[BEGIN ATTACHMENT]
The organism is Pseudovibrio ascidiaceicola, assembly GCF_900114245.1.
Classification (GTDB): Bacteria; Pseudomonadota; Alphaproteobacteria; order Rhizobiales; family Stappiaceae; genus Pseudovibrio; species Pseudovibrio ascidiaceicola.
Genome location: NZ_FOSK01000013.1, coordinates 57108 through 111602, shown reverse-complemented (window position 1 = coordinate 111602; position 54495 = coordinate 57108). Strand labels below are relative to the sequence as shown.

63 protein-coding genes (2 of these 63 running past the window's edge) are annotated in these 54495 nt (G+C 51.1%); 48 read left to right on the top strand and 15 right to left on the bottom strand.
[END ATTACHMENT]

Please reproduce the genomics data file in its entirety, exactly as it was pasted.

The organism is Pseudovibrio ascidiaceicola, assembly GCF_900114245.1.
Classification (GTDB): Bacteria; Pseudomonadota; Alphaproteobacteria; order Rhizobiales; family Stappiaceae; genus Pseudovibrio; species Pseudovibrio ascidiaceicola.
Genome location: NZ_FOSK01000013.1, coordinates 57108 through 111602, shown reverse-complemented (window position 1 = coordinate 111602; position 54495 = coordinate 57108). Strand labels below are relative to the sequence as shown.

63 protein-coding genes (2 of these 63 running past the window's edge) are annotated in these 54495 nt (G+C 51.1%); 48 read left to right on the top strand and 15 right to left on the bottom strand.